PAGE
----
Poll: Utahns Want Congressional Candidates to Live in Their Districts

Vote StickersA vast majority of Utahns think a candidate should live in the same district they’re running to represent according to a new UtahPolicy.com survey.

That could be trouble for Democrat Charlene Albarran, who is seeking that party’s nomination in the 2nd Congressional District. Albarran, who was Miss Idaho in 1975, lives in Park City, which is not inside the district currently represented by Republican Chris Stewart. Instead she lives in Utah’s 1st District, which is represented by Rep. Rob Bishop. 
93% of Utahns surveyed by Dan Jones & Associates say a candidate should be required to live in the district where they are running for office. That includes about 3/4 who said they “definitely” agreed. Just 6% said the candidate should not. That means it could be a potent campaign issue to use against Albarran by her opponents, and she’s got a tough case to make to voters.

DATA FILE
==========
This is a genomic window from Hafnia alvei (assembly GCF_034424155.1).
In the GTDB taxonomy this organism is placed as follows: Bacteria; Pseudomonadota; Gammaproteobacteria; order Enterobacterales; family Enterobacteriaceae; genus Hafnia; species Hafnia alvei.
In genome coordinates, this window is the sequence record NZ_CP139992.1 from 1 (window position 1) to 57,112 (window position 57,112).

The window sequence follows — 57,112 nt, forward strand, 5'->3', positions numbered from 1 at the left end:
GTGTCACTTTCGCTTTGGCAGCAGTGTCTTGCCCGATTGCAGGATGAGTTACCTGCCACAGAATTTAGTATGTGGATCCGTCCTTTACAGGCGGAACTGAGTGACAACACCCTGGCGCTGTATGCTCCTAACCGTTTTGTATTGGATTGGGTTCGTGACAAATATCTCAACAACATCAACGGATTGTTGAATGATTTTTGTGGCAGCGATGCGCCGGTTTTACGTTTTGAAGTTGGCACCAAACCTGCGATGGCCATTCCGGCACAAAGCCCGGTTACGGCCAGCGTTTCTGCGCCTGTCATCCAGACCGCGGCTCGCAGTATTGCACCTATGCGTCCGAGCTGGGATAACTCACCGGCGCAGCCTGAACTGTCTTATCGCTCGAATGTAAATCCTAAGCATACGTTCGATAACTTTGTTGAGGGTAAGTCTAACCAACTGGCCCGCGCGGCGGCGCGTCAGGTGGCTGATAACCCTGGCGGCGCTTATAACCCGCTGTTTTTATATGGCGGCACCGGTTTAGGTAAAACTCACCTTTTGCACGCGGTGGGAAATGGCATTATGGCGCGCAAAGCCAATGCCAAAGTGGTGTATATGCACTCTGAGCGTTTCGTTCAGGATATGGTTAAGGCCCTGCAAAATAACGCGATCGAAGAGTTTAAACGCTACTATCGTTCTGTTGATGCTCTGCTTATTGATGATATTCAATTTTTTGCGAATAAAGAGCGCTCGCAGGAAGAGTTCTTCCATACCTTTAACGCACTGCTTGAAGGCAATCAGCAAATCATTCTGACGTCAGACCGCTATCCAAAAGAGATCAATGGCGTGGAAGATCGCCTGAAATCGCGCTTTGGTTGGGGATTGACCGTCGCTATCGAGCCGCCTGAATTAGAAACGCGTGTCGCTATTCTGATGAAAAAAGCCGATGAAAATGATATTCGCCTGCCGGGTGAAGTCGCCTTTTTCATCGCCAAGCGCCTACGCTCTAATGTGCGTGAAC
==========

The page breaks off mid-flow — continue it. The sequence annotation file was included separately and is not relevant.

Now, Albarran is not the first Utahn to live outside of the district they represented in Congress. 3rd District Republican Jason Chaffetz was outside of the district boundaries when he was first elected to office. Lawmakers moved his house inside the 3rd District when they redrew the boundaries in 2010. Also, Democrat Jim Matheson ran and won the 4th District seat in 2012 after representing the 2nd District. Also, Beau Babka ran as a Democrat in Utah’s 3rd District in 2004 while not living in the district’s boundaries. He lost to Incumbent Republican Chris Cannon.
Utah law does not prohibit Utah Congressional candidates from running to represent a district they do not live in.
The desire for candidates living in the areas they’re seeking to represent cuts across partisan lines.
– 94% of Republicans responded candidates should live where they run.
– 91% of Democrats agree.
– 93% of independents also say candidates should live in their district.
The survey was conducted February 10-15, 2016 among 625 adult Utahns, who were contacted through live telephone calls (both landline and cell phones). It has a margin of error of +/-3.92%.